Land-value tax (LVT) would curb not only land-banking but also property-price inflation – aka house-price rises so beloved of rentier-mindset UK which sees this inflation as ‘a good thing’ – and tax evasion/avoidance: land can’t be hidden or off-shored. A tax supported by such a motley crew as Adam Smith, Winston Churchill and Karl Marx clearly has something going for it. The Smithian right-leaning Institute of Economic Affairs recently published a simple-to-read excellent piece on LVT, a tax supported by FT’s Sam Brittan and Martin Wolf, and a long-time policy of both the Green and (former) Liberal parties before latter became LibDems. Here it is:

  • The Wiganer

    There are plenty of sites where, despite having planning permission, it is not economical to build as the costs of building outweight the profits. People commenting on here seem to forget that housebuilding is not cheap and there are many areas of the country where houses are worth less than it would cost to build them.
    There are also costs hidden amongst the planning conditions that you can’t appreciaite until you’ve had to pay them.

    • Douglas Carter

      A developer applying to build property on a plot in which he knows he’ll make a loss is an incompetent one.

      In which case, don’t apply for permission. Rocket science comes to mind here.

  • andagain

    So developers will refrain from asking for planning permission in the first place?

  • Upsizer

    Yes, the house builders aren’t in a hurry to build when they see house prices falling. The need is to offset the asset value to those who to sit on development land, which shows up in the balance sheet rather than as Profit/loss activity. e.g. either remove the planning consent after a ‘reasonable’ period to devalue the land, and/or charge for holding the undeveloped portion of the land like a business rate, so the longer it is held the lower the profit. The trick is to get the numbers right so that the motive is to buy land for development and not for balance sheet assets. Land banks would then reduce in size and this in turn would reduce the cost of development land an get it into the hands of those who actually want to build. Of course there would be more than a mere squeak from the house-builder lobby looking to their share prices, so don’t imagine this would happen any time soon!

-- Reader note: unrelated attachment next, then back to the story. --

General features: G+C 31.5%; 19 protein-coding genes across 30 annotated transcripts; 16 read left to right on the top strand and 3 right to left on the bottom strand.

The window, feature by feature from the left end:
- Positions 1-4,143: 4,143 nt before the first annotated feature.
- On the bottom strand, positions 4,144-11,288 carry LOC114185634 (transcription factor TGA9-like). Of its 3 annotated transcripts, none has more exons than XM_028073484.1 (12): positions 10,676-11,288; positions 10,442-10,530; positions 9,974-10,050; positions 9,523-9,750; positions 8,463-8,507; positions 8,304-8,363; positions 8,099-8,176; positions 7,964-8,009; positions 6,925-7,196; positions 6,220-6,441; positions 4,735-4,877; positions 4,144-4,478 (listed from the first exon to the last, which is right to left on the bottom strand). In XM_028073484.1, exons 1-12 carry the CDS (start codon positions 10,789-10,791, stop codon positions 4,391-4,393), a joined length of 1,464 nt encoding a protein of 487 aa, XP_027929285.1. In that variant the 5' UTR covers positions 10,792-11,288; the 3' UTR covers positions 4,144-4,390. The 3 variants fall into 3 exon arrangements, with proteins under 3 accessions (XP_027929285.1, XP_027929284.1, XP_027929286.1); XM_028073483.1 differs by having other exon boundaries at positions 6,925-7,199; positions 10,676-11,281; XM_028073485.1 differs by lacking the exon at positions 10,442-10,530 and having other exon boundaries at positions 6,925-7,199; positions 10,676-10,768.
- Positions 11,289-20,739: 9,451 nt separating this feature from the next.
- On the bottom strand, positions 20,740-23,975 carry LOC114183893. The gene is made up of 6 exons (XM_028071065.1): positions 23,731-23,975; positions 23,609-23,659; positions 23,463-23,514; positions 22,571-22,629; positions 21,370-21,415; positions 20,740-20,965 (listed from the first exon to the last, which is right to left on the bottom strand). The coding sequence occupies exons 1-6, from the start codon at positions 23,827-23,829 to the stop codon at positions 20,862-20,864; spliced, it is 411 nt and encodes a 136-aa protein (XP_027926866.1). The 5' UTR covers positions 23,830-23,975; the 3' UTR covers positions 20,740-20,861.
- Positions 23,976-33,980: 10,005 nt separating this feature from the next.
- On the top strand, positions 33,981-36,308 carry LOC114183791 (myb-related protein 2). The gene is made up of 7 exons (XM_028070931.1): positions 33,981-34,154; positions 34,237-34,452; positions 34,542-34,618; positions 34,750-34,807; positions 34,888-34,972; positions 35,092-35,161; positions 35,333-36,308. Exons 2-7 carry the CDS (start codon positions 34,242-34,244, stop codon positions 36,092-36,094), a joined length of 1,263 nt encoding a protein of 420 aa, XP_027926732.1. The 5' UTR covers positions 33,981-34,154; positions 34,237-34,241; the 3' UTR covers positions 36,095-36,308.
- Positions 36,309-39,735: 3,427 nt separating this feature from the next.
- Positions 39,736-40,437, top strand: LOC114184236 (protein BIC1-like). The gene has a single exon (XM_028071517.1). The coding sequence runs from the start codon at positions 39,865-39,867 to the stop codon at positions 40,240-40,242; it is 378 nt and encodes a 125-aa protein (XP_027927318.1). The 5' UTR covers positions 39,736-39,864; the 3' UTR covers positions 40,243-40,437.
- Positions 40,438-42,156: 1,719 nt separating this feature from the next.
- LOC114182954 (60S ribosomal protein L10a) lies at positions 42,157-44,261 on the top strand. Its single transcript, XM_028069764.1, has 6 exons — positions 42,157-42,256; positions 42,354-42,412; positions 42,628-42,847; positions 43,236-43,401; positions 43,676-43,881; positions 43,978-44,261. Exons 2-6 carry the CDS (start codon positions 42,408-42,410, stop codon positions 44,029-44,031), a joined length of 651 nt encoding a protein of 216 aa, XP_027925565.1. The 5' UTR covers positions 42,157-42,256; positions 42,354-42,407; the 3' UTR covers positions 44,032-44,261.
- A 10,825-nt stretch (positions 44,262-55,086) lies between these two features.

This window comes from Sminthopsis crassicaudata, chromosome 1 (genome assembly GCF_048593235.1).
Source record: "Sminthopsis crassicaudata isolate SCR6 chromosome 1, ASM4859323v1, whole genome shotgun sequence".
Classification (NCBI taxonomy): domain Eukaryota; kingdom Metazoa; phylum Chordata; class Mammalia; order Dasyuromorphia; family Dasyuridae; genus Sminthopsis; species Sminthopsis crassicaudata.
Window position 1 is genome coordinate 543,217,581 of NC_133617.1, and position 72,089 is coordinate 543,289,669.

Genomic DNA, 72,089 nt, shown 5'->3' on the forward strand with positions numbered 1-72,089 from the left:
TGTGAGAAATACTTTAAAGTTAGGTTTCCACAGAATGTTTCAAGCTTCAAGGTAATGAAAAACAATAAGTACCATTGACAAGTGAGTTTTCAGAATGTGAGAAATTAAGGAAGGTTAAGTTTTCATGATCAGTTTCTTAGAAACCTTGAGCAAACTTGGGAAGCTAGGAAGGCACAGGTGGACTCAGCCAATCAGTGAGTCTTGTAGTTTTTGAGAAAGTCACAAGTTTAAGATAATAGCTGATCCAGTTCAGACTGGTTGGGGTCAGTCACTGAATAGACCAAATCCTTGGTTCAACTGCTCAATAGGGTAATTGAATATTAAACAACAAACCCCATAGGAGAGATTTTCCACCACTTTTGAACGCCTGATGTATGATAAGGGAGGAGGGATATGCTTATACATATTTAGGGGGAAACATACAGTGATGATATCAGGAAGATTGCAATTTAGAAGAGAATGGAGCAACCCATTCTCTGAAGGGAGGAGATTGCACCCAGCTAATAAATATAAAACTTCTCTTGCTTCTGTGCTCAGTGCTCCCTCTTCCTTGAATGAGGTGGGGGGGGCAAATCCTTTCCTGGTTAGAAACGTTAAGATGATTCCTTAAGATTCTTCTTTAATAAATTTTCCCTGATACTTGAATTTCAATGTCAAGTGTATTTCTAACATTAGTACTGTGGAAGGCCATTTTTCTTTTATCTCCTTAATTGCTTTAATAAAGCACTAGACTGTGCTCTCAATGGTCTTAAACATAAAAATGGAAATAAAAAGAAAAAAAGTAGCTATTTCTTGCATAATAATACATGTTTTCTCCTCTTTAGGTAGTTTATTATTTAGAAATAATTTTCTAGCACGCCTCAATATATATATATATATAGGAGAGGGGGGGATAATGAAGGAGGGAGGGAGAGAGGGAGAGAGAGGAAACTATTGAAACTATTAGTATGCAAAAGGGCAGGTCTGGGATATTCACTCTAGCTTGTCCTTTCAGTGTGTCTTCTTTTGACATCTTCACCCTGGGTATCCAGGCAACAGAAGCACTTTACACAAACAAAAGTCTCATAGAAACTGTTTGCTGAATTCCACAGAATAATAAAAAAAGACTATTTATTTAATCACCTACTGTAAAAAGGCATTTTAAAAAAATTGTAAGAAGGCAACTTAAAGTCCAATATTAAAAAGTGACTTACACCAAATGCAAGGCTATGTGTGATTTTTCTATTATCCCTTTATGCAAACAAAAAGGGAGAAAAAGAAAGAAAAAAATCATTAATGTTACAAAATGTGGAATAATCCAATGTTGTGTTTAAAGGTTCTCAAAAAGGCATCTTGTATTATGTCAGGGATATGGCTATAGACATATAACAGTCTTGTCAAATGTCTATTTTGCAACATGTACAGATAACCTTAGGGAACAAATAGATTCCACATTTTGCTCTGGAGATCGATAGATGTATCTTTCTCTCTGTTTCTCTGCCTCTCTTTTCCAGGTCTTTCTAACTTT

• Steve-o

      Oh ye gods! nice post, read it, it really is this simple, thanx Upsizer, shit hot analysis easy to understand no?

  • Rhoda Klapp

    More government interference in a market they don’t understand? What could possibly go wrong?

    • Steve-o

      Not a lot unless your a land speculator, land prices will be driven down, thus house prices will be driven down so people now have more money to spend in the real economy creating jobs. If developers can make more money by sitting on land than building house they won’t build, disastrous for the next generation and the social repercussions will be disastrous for every generation.

      • Rhoda Klapp

        Your problem here Steve-O is that you think this process will go a) new rules b) developers fall into line at their own expense and to their own detriment. It won’t. It will go a) C) through to Z) There will be consequences outside of the simple plan.

        What is stopping the building is lack of demand. Somebody has to want to buy the building, occupy the shopping centres, open the supermarket. Right now they don’t. This is where the real problem lies. It all comes back to confidence. Absent the return of that commodity, simplistic solutions will not work.

        • Steve-o

          Lack of demand? for houses? try huge demand for houses everyone needs shelter more so young couples wanting kids, but because land is so expensive very few can afford the house especially since banks won’t lend to anyone with a pulse anymore.How’s ‘land value tax’ for a simplistic solution, in fact LVT will solve most of our economic and social problems, have a read up on it.Oh and developers will fall in to line because they can’t hide the land in the cayman islands, seems simple to me.

          • Ruby Duck

            Steve-o “very few can afford the house especially since banks won’t lend to anyone with a pulse anymore”

            in other words, no demand

            • Steve-o

              That’s correct now how do we create demand? is that a sound of a penny dropping?

    • HooksLaw

      I do not see how you can fail to condemn developers sitting on land.
      If there is no demand or market for new houses then i could see why people would not build them, but assuming the houses would sell then we simply have these people holding the country to ransom.
      The very nature of ‘planning permissions’ is in fact an interference in the market. Why should permission be granted only to see sites sitting empty?

      • Douglas Carter

        When I was a member of the local round table, two of the members were local developers, one an accountant who worked on both of their behalf and two solicitors, who also specialised in conveyancing.
        Each of them used to boast in their own way that they had administrative links to several thousand acres of local land which had building permission agreed, but that no work would commence until house prices and property prices had once again peaked.
        It’s a cynical and offensive manipulation of the market. There are hundreds of thousands who dream of buying new homes but are intentionally precluded from doing so due to the avarice of an industry which has wilfully disappeared up its own backside.

  • John Moss

    This is easily dealt with. Most consents include obligations to provide affordable housing and contribute cash sums to local infrastructure, school places etc. Increase these by 10% every year. Development will soon start!